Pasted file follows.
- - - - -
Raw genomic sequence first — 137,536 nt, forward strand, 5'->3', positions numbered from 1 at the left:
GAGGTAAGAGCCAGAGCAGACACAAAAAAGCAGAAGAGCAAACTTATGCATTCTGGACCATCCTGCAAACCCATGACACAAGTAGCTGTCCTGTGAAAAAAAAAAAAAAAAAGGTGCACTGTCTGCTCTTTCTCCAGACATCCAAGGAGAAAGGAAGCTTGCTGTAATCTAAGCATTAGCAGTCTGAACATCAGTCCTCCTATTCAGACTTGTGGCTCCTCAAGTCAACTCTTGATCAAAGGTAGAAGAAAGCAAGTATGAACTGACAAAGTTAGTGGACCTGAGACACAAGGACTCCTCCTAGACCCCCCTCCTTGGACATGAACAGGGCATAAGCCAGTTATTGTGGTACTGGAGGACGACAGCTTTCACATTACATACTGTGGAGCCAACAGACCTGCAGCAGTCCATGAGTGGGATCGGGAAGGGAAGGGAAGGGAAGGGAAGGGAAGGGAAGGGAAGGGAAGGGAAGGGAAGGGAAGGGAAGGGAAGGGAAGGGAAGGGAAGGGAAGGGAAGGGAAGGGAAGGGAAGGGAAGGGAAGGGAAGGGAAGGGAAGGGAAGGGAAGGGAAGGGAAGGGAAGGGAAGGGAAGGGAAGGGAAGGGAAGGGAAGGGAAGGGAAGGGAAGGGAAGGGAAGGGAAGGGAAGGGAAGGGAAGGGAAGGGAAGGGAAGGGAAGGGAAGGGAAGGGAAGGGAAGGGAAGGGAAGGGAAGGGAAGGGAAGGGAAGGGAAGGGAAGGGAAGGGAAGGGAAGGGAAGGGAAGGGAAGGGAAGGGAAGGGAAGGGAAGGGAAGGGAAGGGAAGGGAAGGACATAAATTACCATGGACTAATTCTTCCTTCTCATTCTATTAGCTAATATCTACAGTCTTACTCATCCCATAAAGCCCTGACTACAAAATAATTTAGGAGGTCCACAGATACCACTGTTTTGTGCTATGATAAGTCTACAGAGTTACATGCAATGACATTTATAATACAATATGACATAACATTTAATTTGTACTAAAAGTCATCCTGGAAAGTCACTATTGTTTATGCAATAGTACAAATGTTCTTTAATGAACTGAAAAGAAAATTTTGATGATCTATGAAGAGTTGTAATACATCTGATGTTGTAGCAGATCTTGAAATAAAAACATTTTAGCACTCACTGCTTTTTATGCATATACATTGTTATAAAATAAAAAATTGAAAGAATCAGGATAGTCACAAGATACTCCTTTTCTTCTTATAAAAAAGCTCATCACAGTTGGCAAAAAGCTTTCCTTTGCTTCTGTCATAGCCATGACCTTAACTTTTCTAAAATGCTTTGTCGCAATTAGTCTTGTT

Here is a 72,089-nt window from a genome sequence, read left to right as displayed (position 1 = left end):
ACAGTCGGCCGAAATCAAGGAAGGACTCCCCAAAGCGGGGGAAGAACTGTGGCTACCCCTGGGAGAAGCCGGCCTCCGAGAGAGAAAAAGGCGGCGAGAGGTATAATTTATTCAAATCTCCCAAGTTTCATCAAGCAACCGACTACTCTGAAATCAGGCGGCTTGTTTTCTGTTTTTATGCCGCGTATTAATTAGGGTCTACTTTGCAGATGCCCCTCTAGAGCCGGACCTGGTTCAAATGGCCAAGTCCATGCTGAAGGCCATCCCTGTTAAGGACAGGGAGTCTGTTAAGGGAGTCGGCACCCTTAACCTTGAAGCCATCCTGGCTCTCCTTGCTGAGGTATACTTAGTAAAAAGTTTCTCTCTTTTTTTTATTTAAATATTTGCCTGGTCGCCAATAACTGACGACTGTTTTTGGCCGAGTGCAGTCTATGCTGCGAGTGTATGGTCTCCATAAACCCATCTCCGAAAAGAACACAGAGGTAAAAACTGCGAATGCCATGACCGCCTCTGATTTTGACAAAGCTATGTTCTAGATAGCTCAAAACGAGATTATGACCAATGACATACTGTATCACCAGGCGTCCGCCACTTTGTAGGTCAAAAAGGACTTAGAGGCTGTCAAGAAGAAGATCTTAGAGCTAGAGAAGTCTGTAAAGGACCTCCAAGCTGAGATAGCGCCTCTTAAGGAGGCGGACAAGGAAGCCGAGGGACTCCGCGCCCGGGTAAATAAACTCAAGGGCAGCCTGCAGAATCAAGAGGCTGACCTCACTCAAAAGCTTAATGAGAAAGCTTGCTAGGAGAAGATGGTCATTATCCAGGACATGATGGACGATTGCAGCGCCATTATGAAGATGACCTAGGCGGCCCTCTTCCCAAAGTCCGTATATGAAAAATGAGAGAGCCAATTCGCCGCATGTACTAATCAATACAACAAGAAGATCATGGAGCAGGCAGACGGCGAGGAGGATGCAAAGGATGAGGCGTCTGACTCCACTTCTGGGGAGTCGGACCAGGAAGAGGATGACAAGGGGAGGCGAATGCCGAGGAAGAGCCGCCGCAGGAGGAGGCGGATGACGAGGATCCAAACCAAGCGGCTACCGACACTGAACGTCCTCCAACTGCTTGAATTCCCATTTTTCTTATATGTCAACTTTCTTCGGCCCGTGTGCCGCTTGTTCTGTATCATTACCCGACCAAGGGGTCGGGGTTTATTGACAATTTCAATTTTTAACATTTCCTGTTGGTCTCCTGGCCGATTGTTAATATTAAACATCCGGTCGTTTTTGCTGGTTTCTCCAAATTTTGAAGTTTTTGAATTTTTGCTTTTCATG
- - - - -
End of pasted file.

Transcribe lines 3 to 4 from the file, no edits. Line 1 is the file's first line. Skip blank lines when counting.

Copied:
Here is a 72,089-nt window from a genome sequence, read left to right as displayed (position 1 = left end):
ACAGTCGGCCGAAATCAAGGAAGGACTCCCCAAAGCGGGGGAAGAACTGTGGCTACCCCTGGGAGAAGCCGGCCTCCGAGAGAGAAAAAGGCGGCGAGAGGTATAATTTATTCAAATCTCCCAAGTTTCATCAAGCAACCGACTACTCTGAAATCAGGCGGCTTGTTTTCTGTTTTTATGCCGCGTATTAATTAGGGTCTACTTTGCAGATGCCCCTCTAGAGCCGGACCTGGTTCAAATGGCCAAGTCCATGCTGAAGGCCATCCCTGTTAAGGACAGGGAGTCTGTTAAGGGAGTCGGCACCCTTAACCTTGAAGCCATCCTGGCTCTCCTTGCTGAGGTATACTTAGTAAAAAGTTTCTCTCTTTTTTTTATTTAAATATTTGCCTGGTCGCCAATAACTGACGACTGTTTTTGGCCGAGTGCAGTCTATGCTGCGAGTGTATGGTCTCCATAAACCCATCTCCGAAAAGAACACAGAGGTAAAAACTGCGAATGCCATGACCGCCTCTGATTTTGACAAAGCTATGTTCTAGATAGCTCAAAACGAGATTATGACCAATGACATACTGTATCACCAGGCGTCCGCCACTTTGTAGGTCAAAAAGGACTTAGAGGCTGTCAAGAAGAAGATCTTAGAGCTAGAGAAGTCTGTAAAGGACCTCCAAGCTGAGATAGCGCCTCTTAAGGAGGCGGACAAGGAAGCCGAGGGACTCCGCGCCCGGGTAAATAAACTCAAGGGCAGCCTGCAGAATCAAGAGGCTGACCTCACTCAAAAGCTTAATGAGAAAGCTTGCTAGGAGAAGATGGTCATTATCCAGGACATGATGGACGATTGCAGCGCCATTATGAAGATGACCTAGGCGGCCCTCTTCCCAAAGTCCGTATATGAAAAATGAGAGAGCCAATTCGCCGCATGTACTAATCAATACAACAAGAAGATCATGGAGCAGGCAGACGGCGAGGAGGATGCAAAGGATGAGGCGTCTGACTCCACTTCTGGGGAGTCGGACCAGGAAGAGGATGACAAGGGGAGGCGAATGCCGAGGAAGAGCCGCCGCAGGAGGAGGCGGATGACGAGGATCCAAACCAAGCGGCTACCGACACTGAACGTCCTCCAACTGCTTGAATTCCCATTTTTCTTATATGTCAACTTTCTTCGGCCCGTGTGCCGCTTGTTCTGTATCATTACCCGACCAAGGGGTCGGGGTTTATTGACAATTTCAATTTTTAACATTTCCTGTTGGTCTCCTGGCCGATTGTTAATATTAAACATCCGGTCGTTTTTGCTGGTTTCTCCAAATTTTGAAGTTTTTGAATTTTTGCTTTTCATG